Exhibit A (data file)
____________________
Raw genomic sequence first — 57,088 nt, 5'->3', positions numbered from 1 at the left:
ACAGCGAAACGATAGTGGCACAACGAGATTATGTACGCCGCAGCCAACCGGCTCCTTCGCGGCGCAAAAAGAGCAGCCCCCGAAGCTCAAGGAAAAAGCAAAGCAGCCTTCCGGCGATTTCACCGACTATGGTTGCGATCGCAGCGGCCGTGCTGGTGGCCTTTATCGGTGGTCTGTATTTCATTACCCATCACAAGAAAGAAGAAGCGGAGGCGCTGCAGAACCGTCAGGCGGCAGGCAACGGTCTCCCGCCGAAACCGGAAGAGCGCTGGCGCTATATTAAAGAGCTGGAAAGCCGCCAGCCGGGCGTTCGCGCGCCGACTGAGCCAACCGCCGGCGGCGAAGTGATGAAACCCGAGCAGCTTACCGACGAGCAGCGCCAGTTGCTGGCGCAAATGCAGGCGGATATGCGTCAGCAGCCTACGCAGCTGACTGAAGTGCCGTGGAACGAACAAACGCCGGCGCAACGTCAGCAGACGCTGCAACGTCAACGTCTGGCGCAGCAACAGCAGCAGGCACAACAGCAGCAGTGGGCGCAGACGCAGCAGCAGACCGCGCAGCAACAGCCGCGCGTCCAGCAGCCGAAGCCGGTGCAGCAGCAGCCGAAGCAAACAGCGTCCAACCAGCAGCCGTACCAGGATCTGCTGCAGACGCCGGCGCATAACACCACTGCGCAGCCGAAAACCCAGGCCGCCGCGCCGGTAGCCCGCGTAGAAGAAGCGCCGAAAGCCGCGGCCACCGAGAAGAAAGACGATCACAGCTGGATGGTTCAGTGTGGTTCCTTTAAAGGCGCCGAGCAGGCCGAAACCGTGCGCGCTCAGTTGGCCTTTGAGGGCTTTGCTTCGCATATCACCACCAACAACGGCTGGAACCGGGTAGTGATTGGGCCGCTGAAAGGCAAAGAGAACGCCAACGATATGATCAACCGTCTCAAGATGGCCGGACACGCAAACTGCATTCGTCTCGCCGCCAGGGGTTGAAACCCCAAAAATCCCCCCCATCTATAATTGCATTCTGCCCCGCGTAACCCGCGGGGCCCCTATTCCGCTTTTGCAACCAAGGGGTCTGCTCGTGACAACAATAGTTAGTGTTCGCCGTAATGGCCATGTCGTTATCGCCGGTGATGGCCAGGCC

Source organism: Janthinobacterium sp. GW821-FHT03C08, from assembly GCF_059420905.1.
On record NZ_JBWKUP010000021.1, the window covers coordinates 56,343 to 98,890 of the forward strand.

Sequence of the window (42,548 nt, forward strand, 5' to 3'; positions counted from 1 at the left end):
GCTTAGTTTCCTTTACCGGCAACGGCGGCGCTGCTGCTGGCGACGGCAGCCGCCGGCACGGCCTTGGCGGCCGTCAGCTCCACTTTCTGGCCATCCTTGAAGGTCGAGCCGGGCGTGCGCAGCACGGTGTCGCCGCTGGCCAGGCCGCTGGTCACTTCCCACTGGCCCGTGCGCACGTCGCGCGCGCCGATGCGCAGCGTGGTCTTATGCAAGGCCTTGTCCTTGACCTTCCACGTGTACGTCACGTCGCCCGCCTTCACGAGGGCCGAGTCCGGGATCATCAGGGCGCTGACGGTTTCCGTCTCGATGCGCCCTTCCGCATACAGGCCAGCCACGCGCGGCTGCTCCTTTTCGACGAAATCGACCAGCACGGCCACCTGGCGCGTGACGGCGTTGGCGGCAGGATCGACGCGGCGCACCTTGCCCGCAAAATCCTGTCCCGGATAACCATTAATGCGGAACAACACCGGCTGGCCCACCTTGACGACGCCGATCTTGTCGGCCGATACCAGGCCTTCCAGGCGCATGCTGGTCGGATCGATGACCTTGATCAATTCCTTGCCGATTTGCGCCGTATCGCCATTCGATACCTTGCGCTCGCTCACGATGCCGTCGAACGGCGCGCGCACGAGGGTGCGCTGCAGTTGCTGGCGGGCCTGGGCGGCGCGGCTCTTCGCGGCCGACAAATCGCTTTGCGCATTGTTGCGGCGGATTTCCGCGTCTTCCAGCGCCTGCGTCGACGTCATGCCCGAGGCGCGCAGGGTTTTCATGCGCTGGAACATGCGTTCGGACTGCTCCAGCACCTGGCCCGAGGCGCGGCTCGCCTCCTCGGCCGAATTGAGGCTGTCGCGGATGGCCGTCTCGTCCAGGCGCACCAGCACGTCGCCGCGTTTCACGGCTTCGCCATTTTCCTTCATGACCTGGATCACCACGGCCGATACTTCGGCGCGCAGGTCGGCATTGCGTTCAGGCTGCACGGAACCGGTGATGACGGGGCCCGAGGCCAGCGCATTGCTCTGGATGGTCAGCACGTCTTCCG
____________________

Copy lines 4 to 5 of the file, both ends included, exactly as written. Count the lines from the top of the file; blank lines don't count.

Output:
On record NZ_JBWKUP010000021.1, the window covers coordinates 56,343 to 98,890 of the forward strand.

Sequence of the window (42,548 nt, forward strand, 5' to 3'; positions counted from 1 at the left end):